The trend among courts over the past half century has been to expand the scope of loss of consortium claims.[169] The proposed Restatement of Torts, Third: Concluding Provisions follows this trend and endorses a broad remedy for “loss of society” that includes “loss of affection, comfort, companionship, love, and support,” as well as services where a spouse, parent, or child sustains physical or emotional harm caused by their respective family member’s physical or emotional harm.[170] This Restatement, though, also recognizes that many jurisdictions have resisted allowing child and parental consortium claims “based on concerns about cabining the scope of tort liability, reducing pressure on liability insurance premiums, and finding a workable line” for eligible claims.[171] A number of courts have declined recognition of a claim in favor of deferring to the state legislature on this public policy issue.[172]

Where a jurisdiction authorizes consortium claims arising from the marital or parent-child relationship, a key objective should be to avoid duplicative recoveries. Jurors already face a daunting task in valuing noneconomic damages such as pain and suffering in the absence of meaningful criteria; adding damages for amorphous concepts such as “loss of companionship,” “loss of comfort,” and “loss of society” can understandably result in confusion and difficulty distinguishing appropriate damages. Courts can and should assist jurors by simplifying what they need to decide.

One approach, which also promotes judicial efficiency, is to require joinder of any consortium claim with the claim of the person who sustained direct bodily injury.[173] Required joinder ensures that a jury sees the whole damages picture and determines valuations accordingly and without guesswork.[174] For example, in the absence of joinder, a jury might inflate an injured spouse’s noneconomic damages based on an erroneous belief that the other spouse’s emotional harm was not adequately taken into account, which would result in a double recovery if a jury in a subsequent loss of consortium suit awarded damages.[175]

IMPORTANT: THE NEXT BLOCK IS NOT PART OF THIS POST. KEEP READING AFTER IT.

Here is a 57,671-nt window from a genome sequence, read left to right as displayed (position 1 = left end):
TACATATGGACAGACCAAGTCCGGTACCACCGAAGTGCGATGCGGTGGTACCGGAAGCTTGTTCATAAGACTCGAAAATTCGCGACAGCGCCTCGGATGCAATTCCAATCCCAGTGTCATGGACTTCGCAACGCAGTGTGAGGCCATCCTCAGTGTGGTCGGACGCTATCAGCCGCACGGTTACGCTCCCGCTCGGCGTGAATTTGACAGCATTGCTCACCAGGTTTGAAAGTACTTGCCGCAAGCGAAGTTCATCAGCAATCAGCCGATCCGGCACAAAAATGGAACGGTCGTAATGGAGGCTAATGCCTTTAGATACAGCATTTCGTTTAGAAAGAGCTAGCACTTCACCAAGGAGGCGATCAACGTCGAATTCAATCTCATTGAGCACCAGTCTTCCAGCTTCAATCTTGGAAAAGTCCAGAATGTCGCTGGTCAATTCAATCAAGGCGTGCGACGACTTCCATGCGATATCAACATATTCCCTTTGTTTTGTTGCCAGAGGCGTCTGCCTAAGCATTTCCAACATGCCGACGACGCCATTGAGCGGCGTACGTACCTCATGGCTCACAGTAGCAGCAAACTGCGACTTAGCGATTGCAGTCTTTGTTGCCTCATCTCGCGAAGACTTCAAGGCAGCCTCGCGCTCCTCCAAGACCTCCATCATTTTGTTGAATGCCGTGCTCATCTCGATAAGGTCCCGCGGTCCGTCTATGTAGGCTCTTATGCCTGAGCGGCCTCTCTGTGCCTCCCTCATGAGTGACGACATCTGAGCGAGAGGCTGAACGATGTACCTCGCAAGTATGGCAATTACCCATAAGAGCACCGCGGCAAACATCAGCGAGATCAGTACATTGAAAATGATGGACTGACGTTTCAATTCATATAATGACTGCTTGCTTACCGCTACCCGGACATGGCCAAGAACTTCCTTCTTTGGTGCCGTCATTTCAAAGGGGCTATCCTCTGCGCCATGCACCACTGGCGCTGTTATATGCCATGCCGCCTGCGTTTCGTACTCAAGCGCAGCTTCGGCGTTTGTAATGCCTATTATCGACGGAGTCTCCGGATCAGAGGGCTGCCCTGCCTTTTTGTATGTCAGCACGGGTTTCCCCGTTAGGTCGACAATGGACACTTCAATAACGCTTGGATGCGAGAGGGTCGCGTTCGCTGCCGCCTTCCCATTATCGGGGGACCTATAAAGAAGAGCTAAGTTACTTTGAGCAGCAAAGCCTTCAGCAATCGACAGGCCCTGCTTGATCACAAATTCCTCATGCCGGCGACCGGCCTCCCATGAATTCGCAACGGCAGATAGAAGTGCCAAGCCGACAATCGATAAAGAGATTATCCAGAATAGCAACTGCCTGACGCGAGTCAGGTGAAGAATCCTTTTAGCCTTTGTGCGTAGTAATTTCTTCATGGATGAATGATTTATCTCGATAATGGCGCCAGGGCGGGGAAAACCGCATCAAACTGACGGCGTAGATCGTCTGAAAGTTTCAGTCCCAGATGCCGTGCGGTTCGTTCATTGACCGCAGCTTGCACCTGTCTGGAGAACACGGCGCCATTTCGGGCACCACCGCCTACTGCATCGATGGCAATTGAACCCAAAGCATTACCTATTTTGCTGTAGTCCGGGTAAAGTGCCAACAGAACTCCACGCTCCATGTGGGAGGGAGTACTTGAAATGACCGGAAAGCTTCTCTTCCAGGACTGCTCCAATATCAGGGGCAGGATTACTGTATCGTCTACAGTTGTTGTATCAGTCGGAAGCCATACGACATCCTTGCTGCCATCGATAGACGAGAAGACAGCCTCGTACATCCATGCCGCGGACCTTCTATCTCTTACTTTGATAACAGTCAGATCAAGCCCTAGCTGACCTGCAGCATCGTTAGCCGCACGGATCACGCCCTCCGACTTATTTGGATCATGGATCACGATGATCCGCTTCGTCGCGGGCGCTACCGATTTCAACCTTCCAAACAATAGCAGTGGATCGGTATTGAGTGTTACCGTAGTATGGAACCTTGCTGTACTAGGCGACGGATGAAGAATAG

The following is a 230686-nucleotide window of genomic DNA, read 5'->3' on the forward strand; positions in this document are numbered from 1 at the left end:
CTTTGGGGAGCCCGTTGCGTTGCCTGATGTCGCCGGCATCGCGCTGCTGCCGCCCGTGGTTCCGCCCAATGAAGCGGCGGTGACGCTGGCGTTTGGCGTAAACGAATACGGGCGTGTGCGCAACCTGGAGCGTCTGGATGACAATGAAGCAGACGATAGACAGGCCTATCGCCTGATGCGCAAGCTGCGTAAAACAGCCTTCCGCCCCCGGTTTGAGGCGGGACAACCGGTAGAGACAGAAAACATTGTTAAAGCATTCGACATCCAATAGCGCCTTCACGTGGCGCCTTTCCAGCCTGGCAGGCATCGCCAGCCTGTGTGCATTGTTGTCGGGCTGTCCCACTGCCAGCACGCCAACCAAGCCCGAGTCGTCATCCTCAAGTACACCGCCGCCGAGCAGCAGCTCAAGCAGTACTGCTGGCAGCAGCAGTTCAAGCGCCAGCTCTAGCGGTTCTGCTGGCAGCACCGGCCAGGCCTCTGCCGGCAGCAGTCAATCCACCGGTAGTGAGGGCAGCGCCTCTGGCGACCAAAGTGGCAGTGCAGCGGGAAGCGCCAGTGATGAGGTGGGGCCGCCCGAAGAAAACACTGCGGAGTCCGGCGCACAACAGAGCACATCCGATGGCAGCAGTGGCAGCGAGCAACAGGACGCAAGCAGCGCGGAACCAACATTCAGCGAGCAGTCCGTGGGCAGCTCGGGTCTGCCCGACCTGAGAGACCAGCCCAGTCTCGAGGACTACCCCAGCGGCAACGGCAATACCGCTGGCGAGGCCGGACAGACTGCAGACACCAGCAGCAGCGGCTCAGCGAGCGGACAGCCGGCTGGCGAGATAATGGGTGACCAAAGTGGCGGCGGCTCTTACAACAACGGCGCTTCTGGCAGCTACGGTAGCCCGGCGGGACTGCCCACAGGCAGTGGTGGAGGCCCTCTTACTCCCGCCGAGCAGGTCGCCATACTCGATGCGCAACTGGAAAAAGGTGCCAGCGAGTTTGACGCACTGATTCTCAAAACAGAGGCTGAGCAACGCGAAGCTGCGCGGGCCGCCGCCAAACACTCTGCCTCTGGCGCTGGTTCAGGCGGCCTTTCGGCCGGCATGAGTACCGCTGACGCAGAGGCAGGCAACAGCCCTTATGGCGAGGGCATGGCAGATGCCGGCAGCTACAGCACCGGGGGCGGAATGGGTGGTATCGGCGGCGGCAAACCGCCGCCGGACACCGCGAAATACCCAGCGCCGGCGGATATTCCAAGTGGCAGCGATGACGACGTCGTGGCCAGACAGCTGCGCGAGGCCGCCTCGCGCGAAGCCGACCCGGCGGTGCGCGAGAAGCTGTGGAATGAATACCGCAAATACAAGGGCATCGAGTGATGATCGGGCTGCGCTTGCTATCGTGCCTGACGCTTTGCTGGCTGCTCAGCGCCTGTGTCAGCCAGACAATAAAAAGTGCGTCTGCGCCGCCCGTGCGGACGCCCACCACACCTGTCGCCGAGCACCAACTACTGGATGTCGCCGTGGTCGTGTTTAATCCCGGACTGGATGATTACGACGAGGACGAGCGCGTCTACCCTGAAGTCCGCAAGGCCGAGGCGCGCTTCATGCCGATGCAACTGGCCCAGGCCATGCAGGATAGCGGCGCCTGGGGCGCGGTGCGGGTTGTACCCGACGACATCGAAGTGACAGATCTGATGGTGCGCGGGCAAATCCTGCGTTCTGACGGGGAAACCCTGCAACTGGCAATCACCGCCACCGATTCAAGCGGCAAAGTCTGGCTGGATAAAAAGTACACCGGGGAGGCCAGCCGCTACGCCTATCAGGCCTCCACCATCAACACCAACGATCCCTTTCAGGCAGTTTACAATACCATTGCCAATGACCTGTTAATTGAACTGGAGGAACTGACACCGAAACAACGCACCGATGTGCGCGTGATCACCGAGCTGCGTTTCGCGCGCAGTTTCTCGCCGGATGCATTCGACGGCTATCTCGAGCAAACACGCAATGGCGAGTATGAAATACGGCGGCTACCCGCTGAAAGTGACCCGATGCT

Properly instructing a jury on loss of consortium is another vital way to help avoid inflated or duplicative recoveries. Juries should be warned specifically against “double dipping” or potentially overlapping awards. They should also be instructed not only on what may be included in a determination of loss of consortium, but what is excluded.[176] For instance, jury instructions can expressly provide that loss of consortium cannot include any compensation the person claiming direct bodily injury may be entitled to recover.[177] Instructions might also distinguish between noneconomic and economic components of loss of consortium and clarify with respect to the noneconomic component that the jury must exclude economic items and provide examples of excluded items.[178] Finally, jury instructions should make clear that any noneconomic component of loss of consortium is intended to be treated as a singular item of damages, not separate line items for loss of society, loss of companionship, loss of comfort, etc.[179] While many judges provide such basic clarifying instructions, practices vary among jurisdictions such that greater standardization appears warranted.[180]